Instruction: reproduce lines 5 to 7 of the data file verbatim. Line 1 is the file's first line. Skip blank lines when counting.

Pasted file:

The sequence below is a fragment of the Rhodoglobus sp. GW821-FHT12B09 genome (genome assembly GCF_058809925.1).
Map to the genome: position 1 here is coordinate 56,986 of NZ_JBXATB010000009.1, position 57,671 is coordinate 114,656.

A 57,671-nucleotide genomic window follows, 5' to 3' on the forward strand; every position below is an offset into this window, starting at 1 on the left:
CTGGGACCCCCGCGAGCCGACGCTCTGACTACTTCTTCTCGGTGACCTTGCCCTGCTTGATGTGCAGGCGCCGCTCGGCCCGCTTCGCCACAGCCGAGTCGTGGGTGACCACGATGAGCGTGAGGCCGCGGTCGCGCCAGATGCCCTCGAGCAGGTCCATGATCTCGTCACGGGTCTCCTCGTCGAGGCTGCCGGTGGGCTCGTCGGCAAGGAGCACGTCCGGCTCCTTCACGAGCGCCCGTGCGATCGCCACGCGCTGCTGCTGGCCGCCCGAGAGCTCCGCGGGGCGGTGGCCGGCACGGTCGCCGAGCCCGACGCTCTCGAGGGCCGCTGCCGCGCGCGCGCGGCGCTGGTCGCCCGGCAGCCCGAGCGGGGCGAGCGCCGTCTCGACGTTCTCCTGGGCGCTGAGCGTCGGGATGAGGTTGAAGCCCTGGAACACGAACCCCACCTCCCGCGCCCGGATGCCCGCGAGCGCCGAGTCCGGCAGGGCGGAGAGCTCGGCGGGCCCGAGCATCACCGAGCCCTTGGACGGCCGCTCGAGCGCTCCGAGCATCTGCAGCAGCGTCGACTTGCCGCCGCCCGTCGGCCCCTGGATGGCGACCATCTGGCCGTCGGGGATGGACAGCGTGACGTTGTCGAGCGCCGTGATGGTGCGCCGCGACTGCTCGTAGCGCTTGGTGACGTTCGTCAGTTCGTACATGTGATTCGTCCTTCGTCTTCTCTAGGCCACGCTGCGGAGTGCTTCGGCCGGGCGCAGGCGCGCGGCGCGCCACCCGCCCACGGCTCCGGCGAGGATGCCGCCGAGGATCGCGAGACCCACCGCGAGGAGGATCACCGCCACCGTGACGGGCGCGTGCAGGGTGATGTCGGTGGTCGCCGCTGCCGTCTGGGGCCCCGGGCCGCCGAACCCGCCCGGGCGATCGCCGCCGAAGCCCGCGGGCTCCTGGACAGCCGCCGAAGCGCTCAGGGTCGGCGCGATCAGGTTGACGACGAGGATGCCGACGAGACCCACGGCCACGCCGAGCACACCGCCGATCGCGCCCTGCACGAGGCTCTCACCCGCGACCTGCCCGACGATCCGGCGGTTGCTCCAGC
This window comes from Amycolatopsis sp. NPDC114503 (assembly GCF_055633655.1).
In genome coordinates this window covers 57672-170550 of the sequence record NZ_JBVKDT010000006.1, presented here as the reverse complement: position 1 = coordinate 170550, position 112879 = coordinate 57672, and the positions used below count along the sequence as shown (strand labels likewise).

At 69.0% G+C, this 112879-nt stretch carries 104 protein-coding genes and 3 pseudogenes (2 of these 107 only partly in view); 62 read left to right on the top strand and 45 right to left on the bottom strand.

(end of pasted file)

This window comes from Amycolatopsis sp. NPDC114503 (assembly GCF_055633655.1).
In genome coordinates this window covers 57672-170550 of the sequence record NZ_JBVKDT010000006.1, presented here as the reverse complement: position 1 = coordinate 170550, position 112879 = coordinate 57672, and the positions used below count along the sequence as shown (strand labels likewise).

At 69.0% G+C, this 112879-nt stretch carries 104 protein-coding genes and 3 pseudogenes (2 of these 107 only partly in view); 62 read left to right on the top strand and 45 right to left on the bottom strand.